Mastering Value-Based Selling: Personal vs. Operational

All value-based selling—when done effectively—is about correctly defining the benefits of your product or service based on what matters to your customer. As I like to regularly remind sellers and leaders: the only value that matters is what matters to the client. The better you are at defining this, the better you become at building a broad array of connections that improve your closing ratio.

In this series on mastering value-based selling, I’ve shown how important it is to see the task as one that has multiple inputs. In the previous article, I showed how you must zoom-in on tightly defined tangible and intangible benefits of your product or service.

Just as importantly, you also must zoom-out and show how one buying decision can have many positive ramifications that can cascade down through a team and through an entire organization.

To do that, look at value-based selling defined by personal and operational inputs.

Personal Inputs

We all know that selling is personal. It’s people that make buying decisions—not companies—so you must ensure the benefits appeal to their needs. That’s what Zig Ziglar was getting at years ago when he said the best way to get what we want is to first help others get what they want.

Understand what motivates every one of your customers. For instance, they might have KPIs that they need to meet every month, such as ensuring that their shop maintains a low number of workplace accidents.

Uncovering motivation can be as simple as asking a few direct questions about what metrics are being tracked or how to define and measure success directly with your contact. It can also be more detailed. Ask these and other probing questions to stakeholders, such as the finance team, executives, or director-level contacts. Define the approach that’s best for you based on your opportunity size. But in all cases, always ask enough questions to understand how the metrics that matter to them are measured.

Don’t take no for an answer! Everyone is measured against something in their jobs. That’s a mistake I made a number of years ago when I was selling software. I negotiated a fair price on a deal with my buyer, but then hit a brick wall when dealing with their purchasing group. Suddenly, they were demanding a discount! At first, it didn’t make sense to have that kind of objection arise after we’d already struck a deal. But then, I learned that the purchasing group earned financial incentives for every discount they earned. So, we had to change our pricing strategy to counteract the personal incentives we were up against. I would have saved much time and aggravation had I known this information upfront.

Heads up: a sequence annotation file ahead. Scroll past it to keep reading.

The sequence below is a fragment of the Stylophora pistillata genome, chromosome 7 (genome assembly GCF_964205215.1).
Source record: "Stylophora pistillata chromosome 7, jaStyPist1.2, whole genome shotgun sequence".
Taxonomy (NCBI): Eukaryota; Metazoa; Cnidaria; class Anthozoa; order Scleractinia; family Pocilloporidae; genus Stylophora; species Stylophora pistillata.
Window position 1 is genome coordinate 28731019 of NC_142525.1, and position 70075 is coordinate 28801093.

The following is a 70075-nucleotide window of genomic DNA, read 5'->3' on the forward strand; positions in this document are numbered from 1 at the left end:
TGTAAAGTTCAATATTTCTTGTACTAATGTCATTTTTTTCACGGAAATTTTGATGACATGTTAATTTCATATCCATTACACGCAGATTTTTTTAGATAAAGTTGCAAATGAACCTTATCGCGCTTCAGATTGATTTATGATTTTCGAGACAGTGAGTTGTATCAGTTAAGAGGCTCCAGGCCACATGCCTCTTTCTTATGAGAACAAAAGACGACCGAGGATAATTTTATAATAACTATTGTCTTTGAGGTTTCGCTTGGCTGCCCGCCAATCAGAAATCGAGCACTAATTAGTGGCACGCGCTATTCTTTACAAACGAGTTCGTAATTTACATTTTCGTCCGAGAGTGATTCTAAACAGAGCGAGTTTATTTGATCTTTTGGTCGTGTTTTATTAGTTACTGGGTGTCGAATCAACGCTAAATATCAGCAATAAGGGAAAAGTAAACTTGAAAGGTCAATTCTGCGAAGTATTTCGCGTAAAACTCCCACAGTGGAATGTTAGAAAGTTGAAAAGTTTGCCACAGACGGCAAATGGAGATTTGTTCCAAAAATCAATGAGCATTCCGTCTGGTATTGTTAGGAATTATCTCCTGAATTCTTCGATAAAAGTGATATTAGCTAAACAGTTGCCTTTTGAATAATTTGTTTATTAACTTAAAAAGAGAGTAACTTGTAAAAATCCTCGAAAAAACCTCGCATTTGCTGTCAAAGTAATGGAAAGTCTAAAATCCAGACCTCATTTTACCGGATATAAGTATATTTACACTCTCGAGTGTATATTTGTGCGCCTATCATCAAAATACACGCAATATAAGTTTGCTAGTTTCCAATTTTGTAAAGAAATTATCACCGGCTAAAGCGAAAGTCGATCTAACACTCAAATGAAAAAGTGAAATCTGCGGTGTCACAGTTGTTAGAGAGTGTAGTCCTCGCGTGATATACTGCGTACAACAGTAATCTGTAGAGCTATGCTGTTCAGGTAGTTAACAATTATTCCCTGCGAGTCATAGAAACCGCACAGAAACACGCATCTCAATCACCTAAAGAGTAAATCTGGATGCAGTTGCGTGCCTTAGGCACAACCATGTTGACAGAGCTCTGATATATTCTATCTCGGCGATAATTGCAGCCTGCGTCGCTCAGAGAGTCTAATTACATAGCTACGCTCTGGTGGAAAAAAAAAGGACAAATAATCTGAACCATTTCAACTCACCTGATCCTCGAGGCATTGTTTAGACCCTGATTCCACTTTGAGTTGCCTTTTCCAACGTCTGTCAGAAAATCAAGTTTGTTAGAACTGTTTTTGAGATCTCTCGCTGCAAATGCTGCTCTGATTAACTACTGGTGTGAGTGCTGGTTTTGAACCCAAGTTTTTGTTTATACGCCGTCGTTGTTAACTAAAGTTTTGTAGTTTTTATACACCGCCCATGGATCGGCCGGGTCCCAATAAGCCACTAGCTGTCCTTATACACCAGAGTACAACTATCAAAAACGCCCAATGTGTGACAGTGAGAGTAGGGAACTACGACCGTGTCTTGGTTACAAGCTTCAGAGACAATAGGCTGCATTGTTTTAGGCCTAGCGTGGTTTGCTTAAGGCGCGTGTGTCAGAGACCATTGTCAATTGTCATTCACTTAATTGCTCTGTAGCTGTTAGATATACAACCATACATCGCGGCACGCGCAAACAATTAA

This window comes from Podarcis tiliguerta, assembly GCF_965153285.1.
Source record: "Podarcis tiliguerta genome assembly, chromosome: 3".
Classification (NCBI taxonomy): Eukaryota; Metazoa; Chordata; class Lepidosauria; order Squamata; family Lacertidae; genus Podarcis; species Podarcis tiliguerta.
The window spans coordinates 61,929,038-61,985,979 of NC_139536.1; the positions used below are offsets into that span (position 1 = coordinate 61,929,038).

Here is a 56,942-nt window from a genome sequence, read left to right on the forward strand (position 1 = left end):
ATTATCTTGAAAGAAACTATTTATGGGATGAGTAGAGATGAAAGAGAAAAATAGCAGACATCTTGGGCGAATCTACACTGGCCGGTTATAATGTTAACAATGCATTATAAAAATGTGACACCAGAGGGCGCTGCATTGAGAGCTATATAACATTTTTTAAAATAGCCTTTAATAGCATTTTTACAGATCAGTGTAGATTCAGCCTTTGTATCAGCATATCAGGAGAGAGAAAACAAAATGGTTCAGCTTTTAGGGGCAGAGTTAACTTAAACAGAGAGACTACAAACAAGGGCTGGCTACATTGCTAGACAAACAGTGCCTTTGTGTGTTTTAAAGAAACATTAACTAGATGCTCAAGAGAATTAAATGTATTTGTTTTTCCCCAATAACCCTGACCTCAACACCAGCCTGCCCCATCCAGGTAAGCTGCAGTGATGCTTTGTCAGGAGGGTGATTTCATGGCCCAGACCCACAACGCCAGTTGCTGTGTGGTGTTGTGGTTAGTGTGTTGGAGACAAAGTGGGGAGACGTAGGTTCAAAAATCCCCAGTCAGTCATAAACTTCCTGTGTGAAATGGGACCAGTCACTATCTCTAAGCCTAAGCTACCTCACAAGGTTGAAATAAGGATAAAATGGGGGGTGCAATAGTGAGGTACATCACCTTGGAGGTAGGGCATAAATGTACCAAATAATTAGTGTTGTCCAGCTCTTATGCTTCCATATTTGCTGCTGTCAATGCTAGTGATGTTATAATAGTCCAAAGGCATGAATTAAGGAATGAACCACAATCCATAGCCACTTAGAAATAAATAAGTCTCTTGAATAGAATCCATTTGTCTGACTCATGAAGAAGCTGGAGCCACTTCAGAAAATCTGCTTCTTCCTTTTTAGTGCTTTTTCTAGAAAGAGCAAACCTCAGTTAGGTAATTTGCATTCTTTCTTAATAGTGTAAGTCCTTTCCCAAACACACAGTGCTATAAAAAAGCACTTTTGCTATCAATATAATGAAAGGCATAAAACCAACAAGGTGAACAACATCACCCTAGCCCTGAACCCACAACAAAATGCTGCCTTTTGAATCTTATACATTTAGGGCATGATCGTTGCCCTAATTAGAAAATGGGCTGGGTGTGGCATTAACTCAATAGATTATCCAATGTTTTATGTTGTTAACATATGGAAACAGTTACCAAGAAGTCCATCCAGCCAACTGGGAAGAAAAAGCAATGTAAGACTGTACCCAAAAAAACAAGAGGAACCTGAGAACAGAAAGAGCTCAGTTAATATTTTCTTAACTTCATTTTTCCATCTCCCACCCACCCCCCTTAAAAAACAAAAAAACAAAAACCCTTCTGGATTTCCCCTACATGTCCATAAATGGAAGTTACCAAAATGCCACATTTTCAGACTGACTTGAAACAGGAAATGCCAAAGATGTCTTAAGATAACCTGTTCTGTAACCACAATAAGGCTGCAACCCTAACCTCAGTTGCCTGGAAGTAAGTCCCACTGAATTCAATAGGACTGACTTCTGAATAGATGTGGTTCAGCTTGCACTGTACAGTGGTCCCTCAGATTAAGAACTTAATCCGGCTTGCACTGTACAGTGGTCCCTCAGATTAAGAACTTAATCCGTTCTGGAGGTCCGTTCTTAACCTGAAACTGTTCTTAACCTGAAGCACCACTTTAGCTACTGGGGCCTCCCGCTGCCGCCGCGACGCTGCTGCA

Operational Inputs

A corporation is, by definition, a single body comprising multiple parts. You must show that what you’re selling to one part of the business will have significant, positive benefits that carry over into other operational parts, too.

When you define value-based selling using operational inputs, you show how one positive change in one area of a business turns into multiple benefits in other parts of the organization. This accelerates their return on investment while ensuring you’re differentiated from the competition. A product or service that makes front-line staff more efficient, for example, also offers a benefit to human resources in that it results in lower turnover, less sick time taken, and fewer complaints. It benefits the CEO in that it delivers higher profits in less time. Additionally, it helps the sales division because it improves customer satisfaction, leading to repeat business.

I’ve seen a sales team employ this approach skillfully when selling to a client in the motorcoach business. Their solution helped to significantly reduce the amount of unscheduled maintenance that the company had become accustomed to in their operations. It was a costly problem. Every time a bus failed on the road or had to be pulled unexpectedly for maintenance, it hurt their profits, shortchanged their workers, and put a dent in their reputation as a reliable form of transit. The sales team created a compelling value proposition by asking: “Who else is helped by fixing this problem?”

You must pull together all inputs to make value-based selling work for you. Always lead with what matters most to your customer. Benefits sell; features serve. Μaster this approach to selling and watch your closing ratios drop and your sales target soar.  

3 responses to “Mastering Value-Based Selling: Personal vs. Operational

  1. […] focused on defining the facts and feelings that motivate your customer to buy from you. In the next article in this series, we’ll look at the challenge from a standpoint of two more inputs: personal versus […]

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    […] a better reading on body language and instill greater confidence while skillfully solving your customer’s problems or addressing operational issues within your […]

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